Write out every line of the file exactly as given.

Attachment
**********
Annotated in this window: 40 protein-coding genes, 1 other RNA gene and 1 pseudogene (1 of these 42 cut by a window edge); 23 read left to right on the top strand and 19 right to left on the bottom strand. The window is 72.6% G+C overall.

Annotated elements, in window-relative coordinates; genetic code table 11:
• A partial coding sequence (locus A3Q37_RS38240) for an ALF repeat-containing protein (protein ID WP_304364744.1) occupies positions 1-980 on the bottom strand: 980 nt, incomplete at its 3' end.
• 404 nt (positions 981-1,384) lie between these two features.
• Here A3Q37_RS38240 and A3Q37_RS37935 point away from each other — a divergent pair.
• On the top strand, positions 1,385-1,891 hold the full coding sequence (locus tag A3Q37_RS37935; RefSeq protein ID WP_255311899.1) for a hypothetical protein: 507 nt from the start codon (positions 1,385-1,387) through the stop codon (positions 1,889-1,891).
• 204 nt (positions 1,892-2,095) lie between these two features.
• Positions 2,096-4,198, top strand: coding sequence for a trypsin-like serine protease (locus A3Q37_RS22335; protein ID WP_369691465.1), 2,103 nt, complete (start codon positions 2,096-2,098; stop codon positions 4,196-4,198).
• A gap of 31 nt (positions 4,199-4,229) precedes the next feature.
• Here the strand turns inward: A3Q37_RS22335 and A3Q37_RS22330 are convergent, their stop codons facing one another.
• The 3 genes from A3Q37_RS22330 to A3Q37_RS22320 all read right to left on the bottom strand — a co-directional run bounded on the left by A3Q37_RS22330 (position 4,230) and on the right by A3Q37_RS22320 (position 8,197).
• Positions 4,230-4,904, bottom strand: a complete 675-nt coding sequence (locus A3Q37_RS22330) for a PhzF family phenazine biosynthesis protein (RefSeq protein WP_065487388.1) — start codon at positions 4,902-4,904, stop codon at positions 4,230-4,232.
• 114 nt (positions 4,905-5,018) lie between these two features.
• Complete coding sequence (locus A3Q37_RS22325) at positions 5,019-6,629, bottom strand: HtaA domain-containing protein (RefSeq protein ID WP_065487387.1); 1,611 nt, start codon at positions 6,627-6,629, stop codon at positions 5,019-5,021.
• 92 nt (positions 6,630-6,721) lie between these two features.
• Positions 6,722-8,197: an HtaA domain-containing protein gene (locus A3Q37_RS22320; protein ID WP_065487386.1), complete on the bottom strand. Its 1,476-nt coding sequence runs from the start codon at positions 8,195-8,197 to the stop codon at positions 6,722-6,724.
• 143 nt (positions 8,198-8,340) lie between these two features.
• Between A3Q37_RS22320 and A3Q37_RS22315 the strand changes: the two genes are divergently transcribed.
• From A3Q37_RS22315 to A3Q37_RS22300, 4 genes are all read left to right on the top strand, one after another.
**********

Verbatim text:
Annotated in this window: 40 protein-coding genes, 1 other RNA gene and 1 pseudogene (1 of these 42 cut by a window edge); 23 read left to right on the top strand and 19 right to left on the bottom strand. The window is 72.6% G+C overall.

Annotated elements, in window-relative coordinates; genetic code table 11:
• A partial coding sequence (locus A3Q37_RS38240) for an ALF repeat-containing protein (protein ID WP_304364744.1) occupies positions 1-980 on the bottom strand: 980 nt, incomplete at its 3' end.
• 404 nt (positions 981-1,384) lie between these two features.
• Here A3Q37_RS38240 and A3Q37_RS37935 point away from each other — a divergent pair.
• On the top strand, positions 1,385-1,891 hold the full coding sequence (locus tag A3Q37_RS37935; RefSeq protein ID WP_255311899.1) for a hypothetical protein: 507 nt from the start codon (positions 1,385-1,387) through the stop codon (positions 1,889-1,891).
• 204 nt (positions 1,892-2,095) lie between these two features.
• Positions 2,096-4,198, top strand: coding sequence for a trypsin-like serine protease (locus A3Q37_RS22335; protein ID WP_369691465.1), 2,103 nt, complete (start codon positions 2,096-2,098; stop codon positions 4,196-4,198).
• A gap of 31 nt (positions 4,199-4,229) precedes the next feature.
• Here the strand turns inward: A3Q37_RS22335 and A3Q37_RS22330 are convergent, their stop codons facing one another.
• The 3 genes from A3Q37_RS22330 to A3Q37_RS22320 all read right to left on the bottom strand — a co-directional run bounded on the left by A3Q37_RS22330 (position 4,230) and on the right by A3Q37_RS22320 (position 8,197).
• Positions 4,230-4,904, bottom strand: a complete 675-nt coding sequence (locus A3Q37_RS22330) for a PhzF family phenazine biosynthesis protein (RefSeq protein WP_065487388.1) — start codon at positions 4,902-4,904, stop codon at positions 4,230-4,232.
• 114 nt (positions 4,905-5,018) lie between these two features.
• Complete coding sequence (locus A3Q37_RS22325) at positions 5,019-6,629, bottom strand: HtaA domain-containing protein (RefSeq protein ID WP_065487387.1); 1,611 nt, start codon at positions 6,627-6,629, stop codon at positions 5,019-5,021.
• 92 nt (positions 6,630-6,721) lie between these two features.
• Positions 6,722-8,197: an HtaA domain-containing protein gene (locus A3Q37_RS22320; protein ID WP_065487386.1), complete on the bottom strand. Its 1,476-nt coding sequence runs from the start codon at positions 8,195-8,197 to the stop codon at positions 6,722-6,724.
• 143 nt (positions 8,198-8,340) lie between these two features.
• Between A3Q37_RS22320 and A3Q37_RS22315 the strand changes: the two genes are divergently transcribed.
• From A3Q37_RS22315 to A3Q37_RS22300, 4 genes are all read left to right on the top strand, one after another.